Stranger than fiction

Mysterious brain injuries at embassies in China and Cuba trigger CIA probe

Scores of US spies, diplomats and soldiers have reported unexplained health problems over past five years

The US government has ordered an investigation into a spate of mysterious brain injuries that have impacted up to 130 US personnel since 2016.

Reports of “long-term brain injuries including debilitating headaches” among staff from the US State Department, Defence Department and CIA who have served overseas have caused “broad concern” in the Joe Biden administration, The New York Times (NYT) reports. 

According to the National Security Council, the affected staff describe “experiencing ‘sensory phenomena’, such as sound, pressure or heat, along with or followed by physical symptoms, such as sudden-onset vertigo, nausea, and head or neck pain”, says the paper. 

Security headache

No conclusive explanation has been found for the sudden illnesses - widely known as “Havana syndrome”, because the first cases occurred in the US Embassy in Cuba. But as the tally of reported victims continues to climb, “there is growing pressure from Congress to figure out what has affected so many US diplomats, spies and other officials - and who or what is behind it”, says ABC News.

A National Security Council spokesperson confirmed to the broadcaster that President Biden has launched a review into whether there are further cases that have not been recorded and whether the mysterious illnesses fit into a “broader pattern”.

“At this point, at this moment, we don’t know the cause of these incidents, which are both limited in nature and the vast majority of which have been reported overseas,” White House press secretary Jen Psaki told a press briefing yesterday, amid reports that the CIA has formed a new “targeting cell” to investigate the outbreaks.

“The initial publicly confirmed cases were concentrated in China and Cuba and numbered about 60,” says the NYT. But current and former officials told the paper that a total of “more than 130 people” have been impacted, including “cases from Europe and elsewhere in Asia”.

Sources say that at least three CIA officers have reported serious health effects from episodes overseas since December 2020.  “One occurred within the past two weeks, and all have required the officers to undergo outpatient treatment at Walter Reed National Military Medical Center or other facilities,” according to the NYT.

Indeed, while “the severity of the brain injuries has ranged widely” among all of the reported victims, the paper continues, some have suffered “chronic, potentially irreversible symptoms and pain, suggesting potentially permanent brain injury”.

Amid growing concern among lawmakers, senators Mark Warner and Marco Rubio - the most senior Democrat and Republican on the Senate Intelligence Committee - issued a statement at the end of April warning that “this pattern of attacking our fellow citizens serving our government appears to be increasing”.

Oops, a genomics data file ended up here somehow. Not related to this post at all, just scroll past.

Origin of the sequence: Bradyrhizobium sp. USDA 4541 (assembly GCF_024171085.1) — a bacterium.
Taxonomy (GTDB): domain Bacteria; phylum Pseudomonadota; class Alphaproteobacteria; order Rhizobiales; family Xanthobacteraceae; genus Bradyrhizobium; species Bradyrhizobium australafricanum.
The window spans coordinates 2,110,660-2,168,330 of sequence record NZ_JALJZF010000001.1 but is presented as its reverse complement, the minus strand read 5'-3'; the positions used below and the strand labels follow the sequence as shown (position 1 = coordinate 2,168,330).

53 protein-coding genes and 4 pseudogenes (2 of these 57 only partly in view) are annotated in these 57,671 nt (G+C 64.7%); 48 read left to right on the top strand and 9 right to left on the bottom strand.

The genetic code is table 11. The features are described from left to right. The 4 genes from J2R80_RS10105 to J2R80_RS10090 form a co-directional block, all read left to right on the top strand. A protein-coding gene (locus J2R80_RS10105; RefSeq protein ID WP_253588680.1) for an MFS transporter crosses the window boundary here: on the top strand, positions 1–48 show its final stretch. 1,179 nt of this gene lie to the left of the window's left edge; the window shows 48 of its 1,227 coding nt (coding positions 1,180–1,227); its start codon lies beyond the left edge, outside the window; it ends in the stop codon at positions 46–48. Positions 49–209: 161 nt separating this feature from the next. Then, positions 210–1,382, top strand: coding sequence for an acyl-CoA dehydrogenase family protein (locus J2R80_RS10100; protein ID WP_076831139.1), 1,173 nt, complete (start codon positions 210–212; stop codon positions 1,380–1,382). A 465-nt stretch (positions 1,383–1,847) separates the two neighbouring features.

“We have already held fact finding hearings on these debilitating attacks, many of which result in medically confirmed cases of Traumatic Brain Injury, and will do more,” pledged committee chair Warner and vice-chair Rubio.

All in the mind

US security officials have considered a series of possible explanations for the head injuries, with some experts even suggesting that outbreaks might even be down to “mass hysteria”.

However, a report released in December on the findings of a study by the National Academy of Sciences (NAS) suggested that the true culprit may be a “directed, pulsed radiofrequency energy” - essentially, some form of targeted microwave weapon. The NYT says that some government officials agree that “a microwave or directed-energy device is the most likely cause”. 

However, the NAS experts also considered the possibility of “chemical exposures, infectious diseases such as Zika and psychological issues” - but failed to reach a definitive conclusion.

China has deployed microwave weapons during skirmishes with India on its Himalayan border, where a no-live-shots agreement is in place to avoid violent escalation.

In November last year, the Chinese military used “high-energy electromagnetic radiation” technology to effectively turn two strategically important hilltops that had been occupied by Indian soldiers “into a microwave oven”, as The Times reported at the time. The attack was said to have left Indian troops vomiting and unable to stand, allowing the People’s Liberation Army to retake the hilltops without firing a shot.

As the CIA investigates whether similar technology could have been used against embassy staff, US federal agencies are also probing “at least two possible incidents on US soil”, including one that took place “near the White House” in November 2020, CNN reports.

The broadcaster adds that the incidents “appear similar” to the “invisible attacks” on overseas US personnel - and points out that the possibility a similar offensive was launched so close to the White House “is particularly alarming”.

“Some Pentagon officials believe Russia’s military intelligence agency” may be behind the various attacks over the past five years, the NYT reports - an allegation that Moscow has denied.

Meanwhile, the Biden administration “is trying to strike a careful balance between showing officials that they are taking the issue seriously and trying to keep panic from spreading, either inside the government or among the public”, the paper adds.

As the investigation continues, National Security Council spokesperson Emily J. Horne promised that “we are bringing the US government’s resources to bear to get to the bottom of this”.


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